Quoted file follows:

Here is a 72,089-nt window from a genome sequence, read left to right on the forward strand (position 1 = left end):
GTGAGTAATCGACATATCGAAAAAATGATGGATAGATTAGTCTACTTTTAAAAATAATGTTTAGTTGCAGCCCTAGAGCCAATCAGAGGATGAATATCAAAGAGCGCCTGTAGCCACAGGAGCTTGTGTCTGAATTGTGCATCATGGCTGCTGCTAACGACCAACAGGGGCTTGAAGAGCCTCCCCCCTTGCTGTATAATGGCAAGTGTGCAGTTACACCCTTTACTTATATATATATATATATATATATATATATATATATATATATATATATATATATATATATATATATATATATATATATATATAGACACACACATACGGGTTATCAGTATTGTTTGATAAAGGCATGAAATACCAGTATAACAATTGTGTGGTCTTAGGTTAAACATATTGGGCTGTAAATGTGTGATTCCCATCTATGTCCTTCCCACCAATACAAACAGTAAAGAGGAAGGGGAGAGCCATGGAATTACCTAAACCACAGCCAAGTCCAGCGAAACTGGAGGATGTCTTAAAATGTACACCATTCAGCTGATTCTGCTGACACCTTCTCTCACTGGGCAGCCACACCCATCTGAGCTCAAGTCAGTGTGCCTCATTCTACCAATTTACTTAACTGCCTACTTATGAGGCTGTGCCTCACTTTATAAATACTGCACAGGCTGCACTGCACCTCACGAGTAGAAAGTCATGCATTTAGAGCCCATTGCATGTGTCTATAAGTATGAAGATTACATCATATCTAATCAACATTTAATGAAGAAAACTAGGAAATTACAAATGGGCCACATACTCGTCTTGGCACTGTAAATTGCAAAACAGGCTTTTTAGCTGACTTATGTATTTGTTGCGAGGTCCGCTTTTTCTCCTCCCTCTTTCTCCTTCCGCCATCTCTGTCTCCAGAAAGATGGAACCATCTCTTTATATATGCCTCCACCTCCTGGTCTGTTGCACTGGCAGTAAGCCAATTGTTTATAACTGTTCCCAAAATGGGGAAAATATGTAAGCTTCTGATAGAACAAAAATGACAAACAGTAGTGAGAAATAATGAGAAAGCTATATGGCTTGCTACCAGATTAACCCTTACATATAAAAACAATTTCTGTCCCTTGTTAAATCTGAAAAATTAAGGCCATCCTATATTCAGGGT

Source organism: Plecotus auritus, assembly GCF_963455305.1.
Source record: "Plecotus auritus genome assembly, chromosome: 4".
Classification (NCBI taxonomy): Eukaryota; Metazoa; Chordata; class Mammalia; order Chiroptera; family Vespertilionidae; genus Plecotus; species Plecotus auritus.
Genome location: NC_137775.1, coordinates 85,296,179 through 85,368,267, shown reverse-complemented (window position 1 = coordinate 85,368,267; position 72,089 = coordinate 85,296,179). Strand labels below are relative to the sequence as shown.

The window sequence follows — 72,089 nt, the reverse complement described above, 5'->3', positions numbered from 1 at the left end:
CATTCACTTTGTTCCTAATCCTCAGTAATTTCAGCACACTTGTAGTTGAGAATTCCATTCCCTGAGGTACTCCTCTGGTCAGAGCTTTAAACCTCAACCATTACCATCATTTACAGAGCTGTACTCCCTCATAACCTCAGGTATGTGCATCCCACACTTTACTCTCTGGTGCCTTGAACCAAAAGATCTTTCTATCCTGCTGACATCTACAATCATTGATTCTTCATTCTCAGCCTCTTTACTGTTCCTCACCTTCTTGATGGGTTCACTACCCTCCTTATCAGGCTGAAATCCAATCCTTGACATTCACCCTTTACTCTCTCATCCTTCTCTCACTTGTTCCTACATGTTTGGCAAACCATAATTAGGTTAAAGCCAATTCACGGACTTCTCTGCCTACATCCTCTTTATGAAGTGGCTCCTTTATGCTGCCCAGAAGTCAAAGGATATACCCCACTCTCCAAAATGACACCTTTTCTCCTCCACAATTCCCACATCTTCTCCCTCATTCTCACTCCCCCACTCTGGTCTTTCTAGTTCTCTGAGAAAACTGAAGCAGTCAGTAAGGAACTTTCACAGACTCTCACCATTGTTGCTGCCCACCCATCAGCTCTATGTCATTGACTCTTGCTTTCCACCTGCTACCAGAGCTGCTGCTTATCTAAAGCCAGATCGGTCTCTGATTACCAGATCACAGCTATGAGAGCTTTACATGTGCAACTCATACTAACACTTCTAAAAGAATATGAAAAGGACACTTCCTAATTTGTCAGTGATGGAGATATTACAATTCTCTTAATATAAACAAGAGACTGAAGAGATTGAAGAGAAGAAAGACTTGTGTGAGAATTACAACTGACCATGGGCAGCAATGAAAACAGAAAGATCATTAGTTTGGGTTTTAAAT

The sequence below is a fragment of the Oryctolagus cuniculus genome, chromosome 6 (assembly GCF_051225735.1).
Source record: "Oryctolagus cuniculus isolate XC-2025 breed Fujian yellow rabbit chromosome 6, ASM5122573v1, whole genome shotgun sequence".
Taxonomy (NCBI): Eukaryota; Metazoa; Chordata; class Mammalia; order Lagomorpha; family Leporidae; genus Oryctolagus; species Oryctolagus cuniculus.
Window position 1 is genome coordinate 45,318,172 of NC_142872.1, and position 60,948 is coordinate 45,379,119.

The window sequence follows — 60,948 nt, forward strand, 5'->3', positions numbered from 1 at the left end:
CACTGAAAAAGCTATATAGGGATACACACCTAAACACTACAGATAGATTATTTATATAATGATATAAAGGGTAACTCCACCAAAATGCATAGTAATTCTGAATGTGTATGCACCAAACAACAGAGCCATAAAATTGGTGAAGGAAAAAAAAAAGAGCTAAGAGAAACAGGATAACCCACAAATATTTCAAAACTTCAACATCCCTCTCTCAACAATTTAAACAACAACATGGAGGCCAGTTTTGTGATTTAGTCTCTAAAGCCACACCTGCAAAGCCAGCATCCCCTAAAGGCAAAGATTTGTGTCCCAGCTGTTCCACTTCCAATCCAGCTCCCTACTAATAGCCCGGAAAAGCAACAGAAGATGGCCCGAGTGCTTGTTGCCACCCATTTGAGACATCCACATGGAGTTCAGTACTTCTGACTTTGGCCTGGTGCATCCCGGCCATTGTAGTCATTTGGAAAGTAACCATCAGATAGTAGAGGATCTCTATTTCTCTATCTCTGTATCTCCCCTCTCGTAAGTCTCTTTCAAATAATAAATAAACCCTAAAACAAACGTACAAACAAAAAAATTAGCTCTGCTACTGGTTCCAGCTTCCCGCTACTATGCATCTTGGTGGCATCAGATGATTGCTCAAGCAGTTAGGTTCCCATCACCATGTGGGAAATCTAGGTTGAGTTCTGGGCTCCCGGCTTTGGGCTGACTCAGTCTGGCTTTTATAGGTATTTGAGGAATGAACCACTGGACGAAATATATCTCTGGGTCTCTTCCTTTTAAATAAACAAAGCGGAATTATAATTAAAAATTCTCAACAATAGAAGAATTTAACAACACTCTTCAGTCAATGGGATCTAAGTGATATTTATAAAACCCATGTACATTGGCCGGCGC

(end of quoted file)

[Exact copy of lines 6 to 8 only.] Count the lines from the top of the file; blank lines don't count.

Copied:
Genome location: NC_137775.1, coordinates 85,296,179 through 85,368,267, shown reverse-complemented (window position 1 = coordinate 85,368,267; position 72,089 = coordinate 85,296,179). Strand labels below are relative to the sequence as shown.

The window sequence follows — 72,089 nt, the reverse complement described above, 5'->3', positions numbered from 1 at the left end:
CATTCACTTTGTTCCTAATCCTCAGTAATTTCAGCACACTTGTAGTTGAGAATTCCATTCCCTGAGGTACTCCTCTGGTCAGAGCTTTAAACCTCAACCATTACCATCATTTACAGAGCTGTACTCCCTCATAACCTCAGGTATGTGCATCCCACACTTTACTCTCTGGTGCCTTGAACCAAAAGATCTTTCTATCCTGCTGACATCTACAATCATTGATTCTTCATTCTCAGCCTCTTTACTGTTCCTCACCTTCTTGATGGGTTCACTACCCTCCTTATCAGGCTGAAATCCAATCCTTGACATTCACCCTTTACTCTCTCATCCTTCTCTCACTTGTTCCTACATGTTTGGCAAACCATAATTAGGTTAAAGCCAATTCACGGACTTCTCTGCCTACATCCTCTTTATGAAGTGGCTCCTTTATGCTGCCCAGAAGTCAAAGGATATACCCCACTCTCCAAAATGACACCTTTTCTCCTCCACAATTCCCACATCTTCTCCCTCATTCTCACTCCCCCACTCTGGTCTTTCTAGTTCTCTGAGAAAACTGAAGCAGTCAGTAAGGAACTTTCACAGACTCTCACCATTGTTGCTGCCCACCCATCAGCTCTATGTCATTGACTCTTGCTTTCCACCTGCTACCAGAGCTGCTGCTTATCTAAAGCCAGATCGGTCTCTGATTACCAGATCACAGCTATGAGAGCTTTACATGTGCAACTCATACTAACACTTCTAAAAGAATATGAAAAGGACACTTCCTAATTTGTCAGTGATGGAGATATTACAATTCTCTTAATATAAACAAGAGACTGAAGAGATTGAAGAGAAGAAAGACTTGTGTGAGAATTACAACTGACCATGGGCAGCAATGAAAACAGAAAGATCATTAGTTTGGGTTTTAAAT